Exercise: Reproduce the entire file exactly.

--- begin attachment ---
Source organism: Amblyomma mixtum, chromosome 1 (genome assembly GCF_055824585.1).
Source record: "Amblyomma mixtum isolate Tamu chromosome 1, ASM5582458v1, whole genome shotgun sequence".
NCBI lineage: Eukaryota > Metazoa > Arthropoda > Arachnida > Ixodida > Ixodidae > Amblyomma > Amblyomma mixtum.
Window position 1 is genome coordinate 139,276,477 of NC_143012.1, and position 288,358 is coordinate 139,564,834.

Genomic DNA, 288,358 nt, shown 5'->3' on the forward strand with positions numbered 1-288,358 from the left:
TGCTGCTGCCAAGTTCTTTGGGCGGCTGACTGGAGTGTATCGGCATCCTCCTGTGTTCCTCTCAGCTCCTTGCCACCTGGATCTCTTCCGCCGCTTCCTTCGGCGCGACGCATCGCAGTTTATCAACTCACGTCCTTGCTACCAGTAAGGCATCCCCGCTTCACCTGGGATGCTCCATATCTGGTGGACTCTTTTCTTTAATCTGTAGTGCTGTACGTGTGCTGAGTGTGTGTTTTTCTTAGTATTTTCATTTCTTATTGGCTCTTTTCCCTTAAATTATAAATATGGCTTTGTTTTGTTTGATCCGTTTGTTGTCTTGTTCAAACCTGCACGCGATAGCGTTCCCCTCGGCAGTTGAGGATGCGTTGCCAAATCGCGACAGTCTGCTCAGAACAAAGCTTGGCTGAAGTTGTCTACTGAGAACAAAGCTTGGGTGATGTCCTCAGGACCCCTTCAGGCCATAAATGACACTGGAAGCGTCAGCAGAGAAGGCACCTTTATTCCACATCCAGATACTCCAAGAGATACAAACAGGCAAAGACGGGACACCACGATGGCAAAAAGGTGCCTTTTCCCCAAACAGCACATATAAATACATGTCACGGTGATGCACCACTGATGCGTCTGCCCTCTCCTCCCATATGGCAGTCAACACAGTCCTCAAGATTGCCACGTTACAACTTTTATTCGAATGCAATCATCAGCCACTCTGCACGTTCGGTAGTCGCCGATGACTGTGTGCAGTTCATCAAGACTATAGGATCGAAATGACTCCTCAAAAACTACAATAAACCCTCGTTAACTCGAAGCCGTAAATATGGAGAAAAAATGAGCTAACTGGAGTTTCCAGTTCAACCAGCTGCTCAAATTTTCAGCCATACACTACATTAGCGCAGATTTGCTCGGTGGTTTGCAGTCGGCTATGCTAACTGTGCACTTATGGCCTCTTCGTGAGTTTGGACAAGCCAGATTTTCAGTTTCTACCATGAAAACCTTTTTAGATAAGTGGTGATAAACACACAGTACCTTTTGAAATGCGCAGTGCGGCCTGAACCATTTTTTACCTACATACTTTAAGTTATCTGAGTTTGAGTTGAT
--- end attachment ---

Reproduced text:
Source organism: Amblyomma mixtum, chromosome 1 (genome assembly GCF_055824585.1).
Source record: "Amblyomma mixtum isolate Tamu chromosome 1, ASM5582458v1, whole genome shotgun sequence".
NCBI lineage: Eukaryota > Metazoa > Arthropoda > Arachnida > Ixodida > Ixodidae > Amblyomma > Amblyomma mixtum.
Window position 1 is genome coordinate 139,276,477 of NC_143012.1, and position 288,358 is coordinate 139,564,834.

Genomic DNA, 288,358 nt, shown 5'->3' on the forward strand with positions numbered 1-288,358 from the left:
TGCTGCTGCCAAGTTCTTTGGGCGGCTGACTGGAGTGTATCGGCATCCTCCTGTGTTCCTCTCAGCTCCTTGCCACCTGGATCTCTTCCGCCGCTTCCTTCGGCGCGACGCATCGCAGTTTATCAACTCACGTCCTTGCTACCAGTAAGGCATCCCCGCTTCACCTGGGATGCTCCATATCTGGTGGACTCTTTTCTTTAATCTGTAGTGCTGTACGTGTGCTGAGTGTGTGTTTTTCTTAGTATTTTCATTTCTTATTGGCTCTTTTCCCTTAAATTATAAATATGGCTTTGTTTTGTTTGATCCGTTTGTTGTCTTGTTCAAACCTGCACGCGATAGCGTTCCCCTCGGCAGTTGAGGATGCGTTGCCAAATCGCGACAGTCTGCTCAGAACAAAGCTTGGCTGAAGTTGTCTACTGAGAACAAAGCTTGGGTGATGTCCTCAGGACCCCTTCAGGCCATAAATGACACTGGAAGCGTCAGCAGAGAAGGCACCTTTATTCCACATCCAGATACTCCAAGAGATACAAACAGGCAAAGACGGGACACCACGATGGCAAAAAGGTGCCTTTTCCCCAAACAGCACATATAAATACATGTCACGGTGATGCACCACTGATGCGTCTGCCCTCTCCTCCCATATGGCAGTCAACACAGTCCTCAAGATTGCCACGTTACAACTTTTATTCGAATGCAATCATCAGCCACTCTGCACGTTCGGTAGTCGCCGATGACTGTGTGCAGTTCATCAAGACTATAGGATCGAAATGACTCCTCAAAAACTACAATAAACCCTCGTTAACTCGAAGCCGTAAATATGGAGAAAAAATGAGCTAACTGGAGTTTCCAGTTCAACCAGCTGCTCAAATTTTCAGCCATACACTACATTAGCGCAGATTTGCTCGGTGGTTTGCAGTCGGCTATGCTAACTGTGCACTTATGGCCTCTTCGTGAGTTTGGACAAGCCAGATTTTCAGTTTCTACCATGAAAACCTTTTTAGATAAGTGGTGATAAACACACAGTACCTTTTGAAATGCGCAGTGCGGCCTGAACCATTTTTTACCTACATACTTTAAGTTATCTGAGTTTGAGTTGAT